It may be a good idea to fund BTP longs with borrowed euros...

Anonymous said...

Framany. You heard it here first. Big market. Security Council seat. Integrated hard and Club Med economies make competitive currency .

Belektron said...

Germany and the rest of the good guys (as I see them :)) have two alternatives that suck.
The ECB goes nuclear option would be a no brainer if there was a fiscal union. What the hell, UK, USA and JApan are doing it and getting away (so far).
Otherwise it is a German blank check to Frederico and Costa to party on with everyone else welcome to join the feast.
I grew up in Yugoslavia and that is history repeating itself today. We had earning and spending republics with spending republics having the central bank majority. It ended in hyperinflation, breakup, tears and blood. I dont envisage blood but all the rest is in the cards.

Anonymous said...

C says'
The crux of the problem was summed up best imo by someone who summarised that Germany wanted the other EU countries to be German. Isn't going to happen is it? Whatever partial fix they can put on it isn't a solution to what are cultural and ideological differences. I mean come on .I've done business in Greece,Italy and Germany for gods' sake and I'm here to tell you they might as well be different planets. Greeks are wonderfully entertaining ,but you couldn't pay me to try and do business with them. Italians are a strange mixture ,not quite the unreliability of the greek and nowhere near the reliability/predictability of the Germans/Dutch. Whoever thought this lot belonged together was clearly retarded.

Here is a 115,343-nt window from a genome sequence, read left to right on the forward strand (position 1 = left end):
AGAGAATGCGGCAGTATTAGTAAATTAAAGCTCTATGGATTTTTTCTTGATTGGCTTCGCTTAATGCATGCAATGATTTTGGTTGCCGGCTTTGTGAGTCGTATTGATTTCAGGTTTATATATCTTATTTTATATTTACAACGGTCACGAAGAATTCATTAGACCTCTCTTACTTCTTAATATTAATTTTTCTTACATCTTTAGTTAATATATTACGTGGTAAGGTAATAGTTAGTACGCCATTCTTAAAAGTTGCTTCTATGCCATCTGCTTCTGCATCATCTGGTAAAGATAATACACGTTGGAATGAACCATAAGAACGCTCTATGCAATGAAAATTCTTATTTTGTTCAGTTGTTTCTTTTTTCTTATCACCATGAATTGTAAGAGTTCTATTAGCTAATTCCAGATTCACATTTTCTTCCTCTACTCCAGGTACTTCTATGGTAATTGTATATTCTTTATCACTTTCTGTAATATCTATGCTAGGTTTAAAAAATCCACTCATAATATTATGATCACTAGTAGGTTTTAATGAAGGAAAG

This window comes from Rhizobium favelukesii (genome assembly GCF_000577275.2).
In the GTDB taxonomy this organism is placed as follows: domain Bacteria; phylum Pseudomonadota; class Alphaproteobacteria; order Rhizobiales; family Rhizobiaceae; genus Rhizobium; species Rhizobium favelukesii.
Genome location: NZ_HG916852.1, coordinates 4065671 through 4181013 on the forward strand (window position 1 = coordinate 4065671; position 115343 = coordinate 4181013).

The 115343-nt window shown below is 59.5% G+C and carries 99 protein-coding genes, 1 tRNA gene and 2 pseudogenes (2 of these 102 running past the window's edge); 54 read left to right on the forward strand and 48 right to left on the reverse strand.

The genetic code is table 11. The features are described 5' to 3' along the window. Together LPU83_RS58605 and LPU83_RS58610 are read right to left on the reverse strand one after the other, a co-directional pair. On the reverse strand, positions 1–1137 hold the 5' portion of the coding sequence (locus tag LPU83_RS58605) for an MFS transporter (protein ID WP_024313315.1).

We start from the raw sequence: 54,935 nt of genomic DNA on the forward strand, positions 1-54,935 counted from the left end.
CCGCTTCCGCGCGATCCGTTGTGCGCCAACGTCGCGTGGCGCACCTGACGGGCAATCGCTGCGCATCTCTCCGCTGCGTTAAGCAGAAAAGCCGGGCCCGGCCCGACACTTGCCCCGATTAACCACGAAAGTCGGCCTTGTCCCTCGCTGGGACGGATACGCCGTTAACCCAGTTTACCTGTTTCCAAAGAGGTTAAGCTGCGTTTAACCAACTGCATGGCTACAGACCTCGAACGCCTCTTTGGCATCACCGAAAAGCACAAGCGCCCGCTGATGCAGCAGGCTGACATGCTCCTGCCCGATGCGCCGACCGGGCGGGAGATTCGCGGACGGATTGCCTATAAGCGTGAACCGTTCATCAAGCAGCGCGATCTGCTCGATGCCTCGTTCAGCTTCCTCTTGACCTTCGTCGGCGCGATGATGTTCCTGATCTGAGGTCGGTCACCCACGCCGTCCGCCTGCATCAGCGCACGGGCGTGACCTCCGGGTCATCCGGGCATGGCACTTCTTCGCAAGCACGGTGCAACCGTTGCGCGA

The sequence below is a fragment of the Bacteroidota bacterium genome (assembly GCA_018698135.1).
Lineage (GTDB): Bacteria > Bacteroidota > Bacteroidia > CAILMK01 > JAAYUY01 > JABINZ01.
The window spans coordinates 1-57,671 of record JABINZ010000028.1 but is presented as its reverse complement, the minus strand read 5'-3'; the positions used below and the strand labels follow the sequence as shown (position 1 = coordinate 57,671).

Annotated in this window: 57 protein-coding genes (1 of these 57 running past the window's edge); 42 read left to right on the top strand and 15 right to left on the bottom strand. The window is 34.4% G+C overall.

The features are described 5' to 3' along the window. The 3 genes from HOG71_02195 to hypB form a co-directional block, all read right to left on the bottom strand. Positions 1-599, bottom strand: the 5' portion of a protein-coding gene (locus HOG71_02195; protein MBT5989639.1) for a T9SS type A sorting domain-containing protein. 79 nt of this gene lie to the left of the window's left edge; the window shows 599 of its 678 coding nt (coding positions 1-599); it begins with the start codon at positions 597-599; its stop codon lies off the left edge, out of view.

The best as i see it that can be hoped for here is that people stop looking for a solution that is based upon Europe alone. Clearly the tipping point required for urgent action has not yet manifested otherwise that would have already happened. In terms of financial andpolitical/ideological
resources this is beyond Europes ability to fix. Indeed the differences between 2008/9 and now are stark. Faced with systemic now we have global major players all trying to theirown thing whereas what is called for is a global summit that brings them all into a cohesive approach to the twin issues of growth and debt.There is no major economy who doesn't have equity in this issue,who won't suffer IF they stand off as they have done. Even a kick the can fix on debt isn't the issue here ...after Greece there is Italy after Italy there and so forth...debt must be dealt with in tandem with growth/investment and structural reform of Western/European public sector commitments. If you think of it in these terms it's obvious that it extends well beyond what Europe can deal with on its' own.
On its' own we have the joke that passes for debt management and a Europe doing German fiscal discipline.That's simply incredibly stupid and that's what the markets been telling us all year,but where's the leadership that is listening ?.